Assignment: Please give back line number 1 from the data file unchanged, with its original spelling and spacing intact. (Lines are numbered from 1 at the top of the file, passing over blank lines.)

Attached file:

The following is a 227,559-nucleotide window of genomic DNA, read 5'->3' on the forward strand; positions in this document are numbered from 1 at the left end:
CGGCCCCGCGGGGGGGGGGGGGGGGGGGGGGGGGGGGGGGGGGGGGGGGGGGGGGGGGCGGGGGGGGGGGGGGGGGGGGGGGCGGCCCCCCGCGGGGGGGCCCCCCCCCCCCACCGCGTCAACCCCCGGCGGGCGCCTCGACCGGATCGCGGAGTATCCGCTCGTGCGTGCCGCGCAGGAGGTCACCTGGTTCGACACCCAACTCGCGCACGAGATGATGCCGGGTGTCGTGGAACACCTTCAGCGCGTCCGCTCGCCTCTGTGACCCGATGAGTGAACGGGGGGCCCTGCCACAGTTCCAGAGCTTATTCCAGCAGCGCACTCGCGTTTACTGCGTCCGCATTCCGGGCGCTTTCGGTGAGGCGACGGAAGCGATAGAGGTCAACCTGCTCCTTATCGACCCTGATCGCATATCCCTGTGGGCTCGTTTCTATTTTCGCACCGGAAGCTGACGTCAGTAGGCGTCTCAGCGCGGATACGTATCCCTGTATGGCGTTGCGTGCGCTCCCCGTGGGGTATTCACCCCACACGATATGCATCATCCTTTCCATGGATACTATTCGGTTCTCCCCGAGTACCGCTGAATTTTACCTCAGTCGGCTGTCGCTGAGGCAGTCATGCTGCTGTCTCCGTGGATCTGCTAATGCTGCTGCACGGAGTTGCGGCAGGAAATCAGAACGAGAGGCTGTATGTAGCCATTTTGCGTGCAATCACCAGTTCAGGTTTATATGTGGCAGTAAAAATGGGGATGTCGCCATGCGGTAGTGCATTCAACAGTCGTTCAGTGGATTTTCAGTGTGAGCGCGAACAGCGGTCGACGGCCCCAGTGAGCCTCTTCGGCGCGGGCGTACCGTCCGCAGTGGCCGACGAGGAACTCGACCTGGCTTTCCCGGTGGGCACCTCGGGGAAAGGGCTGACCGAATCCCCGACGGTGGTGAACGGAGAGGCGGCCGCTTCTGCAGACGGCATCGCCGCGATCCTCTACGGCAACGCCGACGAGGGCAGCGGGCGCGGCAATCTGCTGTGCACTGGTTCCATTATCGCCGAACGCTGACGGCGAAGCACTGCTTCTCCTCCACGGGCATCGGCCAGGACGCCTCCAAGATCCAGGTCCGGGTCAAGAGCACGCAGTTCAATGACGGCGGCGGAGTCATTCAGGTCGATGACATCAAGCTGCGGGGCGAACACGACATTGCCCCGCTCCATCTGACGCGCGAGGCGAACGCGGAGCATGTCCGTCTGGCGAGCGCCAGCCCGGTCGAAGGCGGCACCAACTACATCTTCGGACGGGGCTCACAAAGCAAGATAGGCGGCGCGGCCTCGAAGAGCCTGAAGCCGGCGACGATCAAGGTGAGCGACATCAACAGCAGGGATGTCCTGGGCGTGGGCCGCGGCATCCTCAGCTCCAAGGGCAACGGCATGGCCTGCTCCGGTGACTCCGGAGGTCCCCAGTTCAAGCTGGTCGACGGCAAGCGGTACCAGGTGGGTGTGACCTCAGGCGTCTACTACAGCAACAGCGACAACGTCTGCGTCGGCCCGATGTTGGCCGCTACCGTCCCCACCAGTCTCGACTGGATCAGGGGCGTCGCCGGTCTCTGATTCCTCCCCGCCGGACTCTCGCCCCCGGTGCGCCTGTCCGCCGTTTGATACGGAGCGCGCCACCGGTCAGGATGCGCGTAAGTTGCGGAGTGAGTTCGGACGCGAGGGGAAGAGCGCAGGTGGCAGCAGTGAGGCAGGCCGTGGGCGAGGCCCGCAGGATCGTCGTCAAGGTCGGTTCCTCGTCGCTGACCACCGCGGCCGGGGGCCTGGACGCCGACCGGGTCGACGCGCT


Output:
The following is a 227,559-nucleotide window of genomic DNA, read 5'->3' on the forward strand; positions in this document are numbered from 1 at the left end: